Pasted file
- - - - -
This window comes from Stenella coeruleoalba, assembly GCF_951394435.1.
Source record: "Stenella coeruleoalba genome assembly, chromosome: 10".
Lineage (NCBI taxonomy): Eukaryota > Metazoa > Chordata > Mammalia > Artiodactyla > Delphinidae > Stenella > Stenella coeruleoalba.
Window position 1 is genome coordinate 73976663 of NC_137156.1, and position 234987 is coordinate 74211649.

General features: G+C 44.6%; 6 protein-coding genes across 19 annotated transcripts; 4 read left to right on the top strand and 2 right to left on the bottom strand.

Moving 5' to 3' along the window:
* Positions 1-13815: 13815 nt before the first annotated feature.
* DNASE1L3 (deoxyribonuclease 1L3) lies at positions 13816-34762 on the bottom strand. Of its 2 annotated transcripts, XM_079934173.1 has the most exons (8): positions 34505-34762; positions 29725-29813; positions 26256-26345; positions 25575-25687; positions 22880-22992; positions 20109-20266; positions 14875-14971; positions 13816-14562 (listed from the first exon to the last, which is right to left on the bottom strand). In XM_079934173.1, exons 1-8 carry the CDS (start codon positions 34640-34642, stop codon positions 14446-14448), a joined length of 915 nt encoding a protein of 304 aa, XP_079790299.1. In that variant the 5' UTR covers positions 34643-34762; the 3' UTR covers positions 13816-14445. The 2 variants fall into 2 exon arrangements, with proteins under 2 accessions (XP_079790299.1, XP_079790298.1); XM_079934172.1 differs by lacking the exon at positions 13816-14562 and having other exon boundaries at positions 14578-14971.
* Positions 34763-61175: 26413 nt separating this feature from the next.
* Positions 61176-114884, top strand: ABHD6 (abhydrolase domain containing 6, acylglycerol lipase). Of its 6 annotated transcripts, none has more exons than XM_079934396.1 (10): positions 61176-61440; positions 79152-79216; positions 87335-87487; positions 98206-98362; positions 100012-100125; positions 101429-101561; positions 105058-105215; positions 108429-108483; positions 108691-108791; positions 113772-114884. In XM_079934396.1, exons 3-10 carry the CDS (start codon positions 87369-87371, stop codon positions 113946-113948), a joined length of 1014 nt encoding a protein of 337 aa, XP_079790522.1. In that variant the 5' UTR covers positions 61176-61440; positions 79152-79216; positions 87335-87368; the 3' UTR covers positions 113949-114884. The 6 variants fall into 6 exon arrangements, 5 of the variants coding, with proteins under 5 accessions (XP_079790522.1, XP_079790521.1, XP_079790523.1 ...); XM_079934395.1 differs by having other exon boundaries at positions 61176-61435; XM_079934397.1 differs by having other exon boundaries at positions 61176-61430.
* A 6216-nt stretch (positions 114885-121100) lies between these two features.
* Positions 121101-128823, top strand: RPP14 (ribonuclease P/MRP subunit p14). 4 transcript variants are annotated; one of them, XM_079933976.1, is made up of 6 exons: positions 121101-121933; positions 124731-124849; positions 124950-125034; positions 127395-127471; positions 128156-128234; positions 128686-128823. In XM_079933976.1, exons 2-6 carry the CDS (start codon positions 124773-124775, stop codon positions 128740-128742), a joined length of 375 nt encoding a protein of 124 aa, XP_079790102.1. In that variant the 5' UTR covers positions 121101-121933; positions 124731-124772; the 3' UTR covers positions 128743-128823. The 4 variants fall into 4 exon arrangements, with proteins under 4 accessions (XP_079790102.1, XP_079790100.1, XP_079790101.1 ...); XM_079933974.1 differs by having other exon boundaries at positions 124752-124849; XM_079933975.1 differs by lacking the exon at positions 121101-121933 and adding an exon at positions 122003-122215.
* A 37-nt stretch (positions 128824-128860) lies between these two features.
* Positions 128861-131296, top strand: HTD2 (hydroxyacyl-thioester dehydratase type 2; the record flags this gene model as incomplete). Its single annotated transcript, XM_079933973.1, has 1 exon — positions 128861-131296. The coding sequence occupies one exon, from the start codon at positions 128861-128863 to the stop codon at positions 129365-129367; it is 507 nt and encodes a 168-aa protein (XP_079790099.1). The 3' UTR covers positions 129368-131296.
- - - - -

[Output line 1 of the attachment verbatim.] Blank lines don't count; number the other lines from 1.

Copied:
This window comes from Stenella coeruleoalba, assembly GCF_951394435.1.